The Letters of Horace Walpole, Earl of Orford — Volume 3 eBook

This eBook from the Gutenberg Project consists of approximately 890 pages of information about The Letters of Horace Walpole, Earl of Orford Volume 3.

(23) Now first collected.

(24) “Fragments of Ancient Poetry, collected in the Highlands of Scotland, and translated from the Gaelic, or Erse Language,” the production of James Macpherson; the first presentation to the world of that literary novelty, which was afterwards to excite so much discussion and dissension in the literary world.-E.

(25) Dr. Johnson was pretty much of Walpole’s opinion.  “Of The Fleece,” he says, “which never became popular, and is now universally neglected, I can say little that is likely to call it to attention.  The woolcomber and the poet appear to me such discordant natures, that an attempt to bring them together is to couple the serpent with the fowl."-E.

Letter 13 To Sir Horace Mann.  Strawberry Hill, Feb. 3, 1760 (page 41)

herculaneum is arrived; Caserta(26) is arrived:  what magnificence You Send me!  My dear Sir, I can but thank you, and thank you—­ oh! yes, I can do more; greedy creature, I can put you in mind, that you must take care to send me the subsequent volumes of Herculaneum as they appear, if ever they do appear, which I suppose is doubtful now that King Carlos(27) is gone to Spain.  One thing pray observe, that I don’t beg these scarce books of you, as a bribe to spur me on to obtain for you your extra-extraordinaries.  Mr. Chute and I admire Caserta; and he at least is no villanous judge of architecture; some of our English travellers abuse it; but there are far from striking faults:  the general idea seems borrowed from Inigo Jones’s Whitehall, though without the glaring uglinesses, which I believe have been lent to Inigo; those plans, I think, were supplied by Lord Burlington, Kent, and others, to very imperfect sketches of the author.  Is Caserta finished and furnished?  Were not the treasures of Herculaneum to be deposited there?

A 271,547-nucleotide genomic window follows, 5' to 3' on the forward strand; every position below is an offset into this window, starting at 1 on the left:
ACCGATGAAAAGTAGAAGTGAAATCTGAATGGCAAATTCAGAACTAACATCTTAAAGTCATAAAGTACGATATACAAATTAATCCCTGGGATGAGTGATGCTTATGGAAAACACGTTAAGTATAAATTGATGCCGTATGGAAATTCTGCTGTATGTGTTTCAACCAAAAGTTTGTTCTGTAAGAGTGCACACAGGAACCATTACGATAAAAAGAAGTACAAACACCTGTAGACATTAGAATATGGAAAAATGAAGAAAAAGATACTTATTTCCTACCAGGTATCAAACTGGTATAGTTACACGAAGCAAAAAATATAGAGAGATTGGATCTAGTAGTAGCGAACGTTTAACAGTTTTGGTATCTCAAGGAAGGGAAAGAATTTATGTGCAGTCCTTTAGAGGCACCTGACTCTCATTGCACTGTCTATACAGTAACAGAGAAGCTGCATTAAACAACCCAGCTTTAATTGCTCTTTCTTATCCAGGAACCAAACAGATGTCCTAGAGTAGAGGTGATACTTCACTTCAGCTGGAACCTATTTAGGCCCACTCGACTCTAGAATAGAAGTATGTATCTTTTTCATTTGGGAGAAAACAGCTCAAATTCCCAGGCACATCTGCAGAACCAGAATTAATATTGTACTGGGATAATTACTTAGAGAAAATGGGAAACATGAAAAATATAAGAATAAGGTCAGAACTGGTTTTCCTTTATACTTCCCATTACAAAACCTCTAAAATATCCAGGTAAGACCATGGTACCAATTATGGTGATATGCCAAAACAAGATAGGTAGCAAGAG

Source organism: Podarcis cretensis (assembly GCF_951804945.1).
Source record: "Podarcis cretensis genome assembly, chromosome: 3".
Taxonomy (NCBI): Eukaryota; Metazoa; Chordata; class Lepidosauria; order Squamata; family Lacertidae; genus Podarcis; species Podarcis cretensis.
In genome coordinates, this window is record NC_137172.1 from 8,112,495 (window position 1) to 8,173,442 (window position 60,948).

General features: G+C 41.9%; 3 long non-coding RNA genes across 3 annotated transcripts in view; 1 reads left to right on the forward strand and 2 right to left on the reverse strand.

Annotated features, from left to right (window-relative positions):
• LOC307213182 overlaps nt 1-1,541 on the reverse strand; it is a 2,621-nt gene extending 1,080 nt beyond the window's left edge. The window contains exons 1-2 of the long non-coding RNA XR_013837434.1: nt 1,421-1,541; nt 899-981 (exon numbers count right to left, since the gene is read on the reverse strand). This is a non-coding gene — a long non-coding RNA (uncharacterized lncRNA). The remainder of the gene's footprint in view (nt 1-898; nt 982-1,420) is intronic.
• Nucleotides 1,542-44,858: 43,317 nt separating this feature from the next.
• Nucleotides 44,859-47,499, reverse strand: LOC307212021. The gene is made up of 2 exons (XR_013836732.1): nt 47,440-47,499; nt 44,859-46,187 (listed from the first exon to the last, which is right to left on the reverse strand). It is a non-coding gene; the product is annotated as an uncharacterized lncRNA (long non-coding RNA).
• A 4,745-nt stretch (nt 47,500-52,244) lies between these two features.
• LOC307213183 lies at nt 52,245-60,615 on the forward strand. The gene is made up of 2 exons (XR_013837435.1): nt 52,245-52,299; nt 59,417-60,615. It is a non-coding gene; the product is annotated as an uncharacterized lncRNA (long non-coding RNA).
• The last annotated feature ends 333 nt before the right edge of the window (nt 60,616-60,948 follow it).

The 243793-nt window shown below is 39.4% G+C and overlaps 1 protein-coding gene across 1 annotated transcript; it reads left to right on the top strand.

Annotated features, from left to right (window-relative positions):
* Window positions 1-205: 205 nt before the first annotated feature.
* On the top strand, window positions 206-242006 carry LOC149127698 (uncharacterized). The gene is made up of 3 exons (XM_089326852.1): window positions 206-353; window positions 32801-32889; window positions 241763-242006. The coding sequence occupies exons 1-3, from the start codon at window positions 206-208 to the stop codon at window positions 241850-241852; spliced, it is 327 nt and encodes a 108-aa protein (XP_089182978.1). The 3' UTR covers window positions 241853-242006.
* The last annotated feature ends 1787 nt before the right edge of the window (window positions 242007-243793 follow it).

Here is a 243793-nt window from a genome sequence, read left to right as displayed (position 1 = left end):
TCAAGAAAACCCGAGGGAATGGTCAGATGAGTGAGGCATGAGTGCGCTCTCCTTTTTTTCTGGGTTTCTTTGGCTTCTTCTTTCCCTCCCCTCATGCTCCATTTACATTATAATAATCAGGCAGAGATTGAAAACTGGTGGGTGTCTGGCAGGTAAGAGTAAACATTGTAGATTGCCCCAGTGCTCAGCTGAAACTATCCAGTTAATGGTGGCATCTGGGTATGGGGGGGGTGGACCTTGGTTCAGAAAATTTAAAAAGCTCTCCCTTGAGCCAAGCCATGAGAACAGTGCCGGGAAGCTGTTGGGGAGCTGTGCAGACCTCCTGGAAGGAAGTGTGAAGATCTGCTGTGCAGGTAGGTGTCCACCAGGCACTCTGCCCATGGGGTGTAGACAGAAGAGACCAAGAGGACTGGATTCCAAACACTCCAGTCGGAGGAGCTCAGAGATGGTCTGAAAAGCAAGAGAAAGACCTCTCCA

I am in the vein of drawing upon your benevolence, and shall proceed.  Young Mr. Pitt,(28) nephew of the Pitt, is setting out for Lisbon with Lord Kinnoul, and will proceed through Granada to Italy, with his friend Lord Strathmore;(29) not the son, I believe, of that poor mad Lady Strathmore(30) whom you remember at Florence.  The latter is much commended; I don’t know him:  Mr. Pitt is not only a most ingenious Young man, but a most amiable one:  he has already acted in the most noble style-I don’t mean that he took a quarter of Quebec, or invaded a bit of France, or has spoken in the House of Commons better than DemostheneS’S nephew:  but he has an odious father, and has insisted on glorious cuttings off of entails on himself, that his father’s debts might be paid and his sisters provided for.  My own lawyer,(31) who knew nothing of my being acquainted with him, spoke to me of him in raptures—­no small merit in a lawyer to comprehend virtue in cutting off an entail when it was not to cheat; but indeed this lawyer was recommended to me by your dear brother

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